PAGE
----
Remember US$100 per barrel oil?
Oil prices peaked at US$115 in June 2014. It seems like forever ago. What kind of behaviour did this high price produce?
Many oil producers assumed the US$100 per barrel level was a permanently high plateau. This is a good example of the ‘anchoring’ bias. Because oil was expensive, people assumed it would remain expensive.
The fracking industry assumed oil would remain in a range of US$70–130 per barrel. Over US$5 trillion was spent on exploration and development, much of it in Canada and the US.
This led to a flood of new oil, which reduced the market share of OPEC producers. Saudi Arabia was losing ground both to OPEC competitors and frackers.
But then oil prices crashed.
They fell all the way to the mid-US$20s in early 2016.
Then another human bias began to creep into Wall Street analysis. The same prominent voices that earlier said oil would stay high were now saying it would keep dropping!
Some well-known analysts were calling for US$15 per barrel oil. These low-ball figures were just as much off base as the earlier expectations of US$130 per barrel oil.
The Saudis control the oil market
Today oil is trading over US$70, up from US$46 at the beginning of the year.
Oil surged 3% overnight after US President Donald Trump announced he’s abandoning the nuclear deal with Iran. The re-imposed sanctions will limit Iran’s oil exports, which will limit global supplies.
How did oil prices go from the US$20s a couple of years ago to today’s US$70? Let’s go back a few years…
In mid-2014, Saudi Arabia developed a plan to destroy the US fracking industry and regain its lost market share. The exact details of the plan have never been acknowledged publicly but were revealed to me privately by a trusted source operating at the pinnacle of the global energy industry.
The Saudi plan involved a linear optimisation program designed to calculate a price at which frackers would be destroyed. But the Saudi fiscal situation would not be impaired more than necessary to get the job done.
What makes Saudi Arabia unique among energy producers is that they actually candictate the market price to some extent. Saudi Arabia has the world’s largest oil reserves and the world’s lowest average production costs. Saudi Arabia can make money on its oil production at prices as low as US$10 per barrel.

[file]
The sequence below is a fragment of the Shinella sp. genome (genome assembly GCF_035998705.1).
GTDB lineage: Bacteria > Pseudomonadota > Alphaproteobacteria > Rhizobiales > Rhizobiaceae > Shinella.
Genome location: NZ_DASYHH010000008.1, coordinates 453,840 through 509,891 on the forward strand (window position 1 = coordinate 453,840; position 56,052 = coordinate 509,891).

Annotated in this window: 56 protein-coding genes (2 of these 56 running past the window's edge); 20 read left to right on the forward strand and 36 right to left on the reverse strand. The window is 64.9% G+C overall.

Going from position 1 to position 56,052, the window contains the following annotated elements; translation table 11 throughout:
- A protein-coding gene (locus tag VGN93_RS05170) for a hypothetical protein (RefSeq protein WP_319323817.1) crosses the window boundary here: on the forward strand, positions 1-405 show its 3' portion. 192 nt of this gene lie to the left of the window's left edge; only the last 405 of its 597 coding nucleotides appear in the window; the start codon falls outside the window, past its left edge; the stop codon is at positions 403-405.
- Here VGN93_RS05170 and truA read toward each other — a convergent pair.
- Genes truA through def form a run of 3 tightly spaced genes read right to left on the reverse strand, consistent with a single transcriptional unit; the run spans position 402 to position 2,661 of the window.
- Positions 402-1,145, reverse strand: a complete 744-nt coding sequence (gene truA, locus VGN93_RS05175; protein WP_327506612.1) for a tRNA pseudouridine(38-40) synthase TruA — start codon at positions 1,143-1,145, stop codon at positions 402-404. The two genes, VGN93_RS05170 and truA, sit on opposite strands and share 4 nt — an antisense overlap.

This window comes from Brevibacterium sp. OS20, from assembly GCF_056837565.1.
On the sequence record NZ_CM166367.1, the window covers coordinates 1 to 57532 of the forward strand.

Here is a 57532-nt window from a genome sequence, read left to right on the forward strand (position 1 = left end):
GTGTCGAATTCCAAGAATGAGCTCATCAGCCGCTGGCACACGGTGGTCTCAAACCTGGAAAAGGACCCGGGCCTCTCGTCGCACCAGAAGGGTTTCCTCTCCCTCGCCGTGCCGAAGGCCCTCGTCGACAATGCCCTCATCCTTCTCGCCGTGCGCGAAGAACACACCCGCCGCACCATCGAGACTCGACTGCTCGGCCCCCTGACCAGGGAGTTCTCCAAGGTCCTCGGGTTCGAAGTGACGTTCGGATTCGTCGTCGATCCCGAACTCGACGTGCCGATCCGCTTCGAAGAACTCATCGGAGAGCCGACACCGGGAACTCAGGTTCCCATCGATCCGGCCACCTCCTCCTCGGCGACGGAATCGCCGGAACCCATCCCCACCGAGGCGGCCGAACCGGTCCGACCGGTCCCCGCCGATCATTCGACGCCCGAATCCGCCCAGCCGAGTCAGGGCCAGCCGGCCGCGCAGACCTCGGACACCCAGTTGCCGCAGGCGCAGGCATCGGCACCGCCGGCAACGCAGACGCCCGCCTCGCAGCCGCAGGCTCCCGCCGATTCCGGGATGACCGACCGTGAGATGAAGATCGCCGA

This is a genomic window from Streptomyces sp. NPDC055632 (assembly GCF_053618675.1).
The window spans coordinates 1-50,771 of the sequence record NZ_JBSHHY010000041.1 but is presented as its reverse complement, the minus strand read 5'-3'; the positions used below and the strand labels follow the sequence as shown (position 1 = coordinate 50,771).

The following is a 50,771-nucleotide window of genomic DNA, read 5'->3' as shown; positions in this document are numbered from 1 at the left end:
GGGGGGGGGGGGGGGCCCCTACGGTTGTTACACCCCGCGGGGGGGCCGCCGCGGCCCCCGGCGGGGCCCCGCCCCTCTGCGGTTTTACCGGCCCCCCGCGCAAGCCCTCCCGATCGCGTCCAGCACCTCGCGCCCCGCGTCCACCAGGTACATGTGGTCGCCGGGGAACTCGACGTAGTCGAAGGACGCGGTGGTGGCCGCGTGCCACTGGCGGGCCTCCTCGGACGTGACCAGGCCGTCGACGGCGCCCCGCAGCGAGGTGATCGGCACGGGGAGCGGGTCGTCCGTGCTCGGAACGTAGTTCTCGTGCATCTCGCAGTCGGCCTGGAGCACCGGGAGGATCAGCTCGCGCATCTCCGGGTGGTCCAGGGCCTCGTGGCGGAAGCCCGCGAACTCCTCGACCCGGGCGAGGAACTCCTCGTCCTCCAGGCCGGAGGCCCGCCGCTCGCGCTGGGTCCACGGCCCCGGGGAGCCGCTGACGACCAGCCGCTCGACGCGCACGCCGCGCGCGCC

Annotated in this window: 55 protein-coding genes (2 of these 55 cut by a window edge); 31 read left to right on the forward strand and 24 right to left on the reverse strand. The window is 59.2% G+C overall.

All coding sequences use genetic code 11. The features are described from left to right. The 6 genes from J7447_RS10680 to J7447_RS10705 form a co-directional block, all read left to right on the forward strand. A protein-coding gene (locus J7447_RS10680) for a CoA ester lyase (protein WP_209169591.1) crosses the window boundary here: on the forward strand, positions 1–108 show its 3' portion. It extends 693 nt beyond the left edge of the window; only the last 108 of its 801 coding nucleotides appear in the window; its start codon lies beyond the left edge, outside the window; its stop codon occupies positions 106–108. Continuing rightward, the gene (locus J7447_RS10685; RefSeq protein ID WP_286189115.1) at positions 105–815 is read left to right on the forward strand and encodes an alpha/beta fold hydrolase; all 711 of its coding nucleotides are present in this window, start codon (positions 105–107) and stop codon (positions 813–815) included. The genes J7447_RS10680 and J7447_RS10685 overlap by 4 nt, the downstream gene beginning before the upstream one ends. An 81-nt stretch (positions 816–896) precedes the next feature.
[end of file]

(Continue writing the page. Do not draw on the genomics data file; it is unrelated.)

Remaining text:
This does not mean that the Saudis want a US$10 per barrel price. It just means they have enormous flexibility when it comes to setting the price wherever they want. If the Saudis want a higher price, they pump less. If they want a lower price, they pump more. It’s that simple. No other producer can do this without depleting reserves or going broke.
A US$30 per barrel price would surely destroy frackers but would also destroy the Saudi budget. An US$80 per barrel price would be comfortable from a Saudi budget perspective but would give too much breathing room to frackers.
What was the optimal price to accomplish both goals?
It turned out that the optimal solution for the Saudi problem was US$60 per barrel. A price in the range of US$50–60 per barrel would suit the Saudis just fine. That was a price range that would eliminate frackers over time but would not unduly strain Saudi finances.
Well, oil is trading at US$70 right now, above the Saudi target.
A geopolitical shock in the Persian Gulf could send it back to US$100. With Trump backing out of the Iranian nuclear deal, that possibility just became more likely. Rising US dollar inflation could also take prices higher.
Does this mean the Saudis will begin pumping more oil to bring prices back down to the US$60 range?
We’ll have to wait and see.